U.S. military interrogators botched the questioning of Iraqi scientists in the search for weapons of mass destruction and their detention "serves no further purpose," a new CIA report has found. The report says that in many cases the wrong people were detained, and subjected to questioning by "inexperienced and uninformed" interrogators. It estimates that 105 scientists and officials suspected of involvement in WMD programs are still in detention.
"Others may have reasons for not letting them go. I wanted to be on the record that, in respect to the WMD inquiry, we're done," the report's author, Charles Duelfer, the head of the Iraq Survey Group, told the Guardian.
The report is an addendum to a more comprehensive document published last September that concluded that Iraq had abandoned almost all of its WMD programs more than 10 years before the 2003 invasion. The addendum finds no evidence to support a theory raised by Vice President Dick Cheney, and still circulating in right-wing circles, that Iraqi WMD were smuggled to Syria before the invasion. Duelfer adds that the deteriorating security situation made it impossible for the ISG to carry out further investigation.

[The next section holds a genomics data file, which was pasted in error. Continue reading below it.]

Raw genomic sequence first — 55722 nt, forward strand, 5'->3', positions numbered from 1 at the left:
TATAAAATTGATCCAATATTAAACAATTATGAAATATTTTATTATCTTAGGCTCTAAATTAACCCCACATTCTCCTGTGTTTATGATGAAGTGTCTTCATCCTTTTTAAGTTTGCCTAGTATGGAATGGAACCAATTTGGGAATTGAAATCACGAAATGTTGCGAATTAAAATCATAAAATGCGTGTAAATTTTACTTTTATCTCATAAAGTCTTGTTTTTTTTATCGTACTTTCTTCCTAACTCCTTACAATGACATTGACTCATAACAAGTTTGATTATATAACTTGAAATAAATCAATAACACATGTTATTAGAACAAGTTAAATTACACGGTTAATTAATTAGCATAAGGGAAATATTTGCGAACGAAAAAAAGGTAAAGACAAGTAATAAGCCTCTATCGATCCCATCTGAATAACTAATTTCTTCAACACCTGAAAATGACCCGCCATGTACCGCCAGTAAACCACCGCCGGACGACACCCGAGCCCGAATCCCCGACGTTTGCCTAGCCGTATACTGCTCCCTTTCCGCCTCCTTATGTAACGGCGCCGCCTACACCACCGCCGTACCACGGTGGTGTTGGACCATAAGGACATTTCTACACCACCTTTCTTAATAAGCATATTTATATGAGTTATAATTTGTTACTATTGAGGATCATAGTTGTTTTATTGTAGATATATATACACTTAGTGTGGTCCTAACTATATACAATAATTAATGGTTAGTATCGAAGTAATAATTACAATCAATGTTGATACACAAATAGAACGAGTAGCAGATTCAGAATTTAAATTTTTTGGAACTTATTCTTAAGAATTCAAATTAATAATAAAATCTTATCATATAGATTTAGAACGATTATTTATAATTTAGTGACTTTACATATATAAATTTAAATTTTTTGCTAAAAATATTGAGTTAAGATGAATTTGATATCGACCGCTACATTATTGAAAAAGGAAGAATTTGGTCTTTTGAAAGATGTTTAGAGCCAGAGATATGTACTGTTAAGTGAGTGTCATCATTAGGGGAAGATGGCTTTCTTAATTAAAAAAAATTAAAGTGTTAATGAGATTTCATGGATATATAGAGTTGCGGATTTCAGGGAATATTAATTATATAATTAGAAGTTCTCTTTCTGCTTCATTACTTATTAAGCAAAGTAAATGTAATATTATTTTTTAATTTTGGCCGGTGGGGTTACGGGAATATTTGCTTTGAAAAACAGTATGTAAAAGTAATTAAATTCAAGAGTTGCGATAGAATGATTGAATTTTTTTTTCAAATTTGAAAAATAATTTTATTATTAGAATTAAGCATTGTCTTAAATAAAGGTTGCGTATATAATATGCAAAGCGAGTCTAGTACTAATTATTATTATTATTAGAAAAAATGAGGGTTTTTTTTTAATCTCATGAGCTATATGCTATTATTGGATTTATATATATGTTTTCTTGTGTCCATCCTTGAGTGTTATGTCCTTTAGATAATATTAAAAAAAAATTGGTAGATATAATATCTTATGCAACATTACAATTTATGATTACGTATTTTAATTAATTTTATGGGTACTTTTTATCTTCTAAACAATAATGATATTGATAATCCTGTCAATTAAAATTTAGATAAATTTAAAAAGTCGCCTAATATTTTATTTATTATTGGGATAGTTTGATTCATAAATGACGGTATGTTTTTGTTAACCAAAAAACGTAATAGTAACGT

The report suggests the threat to coalition forces from explosives looted from unguarded sites after the invasion was probably far greater. It also found that dual-use equipment, which could be used to build chemical, biological and even nuclear weapons, had gone missing.
The report reserves its most scathing remarks for the manner in which military intelligence went looking for weapons immediately after the war. First, the U.S. "blacklist" of scientists wanted for questioning was full of holes. "Some very despicable individuals who should have been listed were not, while many technocrats and even opponents of the Saddam regime made the list and hence found themselves either in jail or on the run," Duelfer wrote, adding that some of the former had been released in the first few months after the war.
He found that the military's interrogation techniques, designed to acquire quick tactical battlefield intelligence, were ill-suited to gaining a broad understanding of complex weapons programs. "It was like trying to use a spanner for a hammer," Duelfer said. "This investigation was a cross between a homicide investigation and a doctoral dissertation. Many detainees had as many as four different debriefers and were debriefed dozens of times, often by new, inexperienced and uninformed debriefers," the report says. Consequently, the detained scientists could easily work out the answers their interrogators wanted. Standard military intelligence reports on interrogations were also inadequate, Duelfer found.
Iraqi scientists who had been involved in WMD research before the first Gulf War constituted a small but real threat if they cooperated with insurgents, terrorists or rogue states, the report finds. It says the ISG was "aware of only one scientist associated with Iraq's pre-1991 WMD program assisting terrorists or insurgents." But it concludes that Iraqi scientists would be of little use to other states pursuing WMD programs because their expertise would have eroded over the long years of sanctions.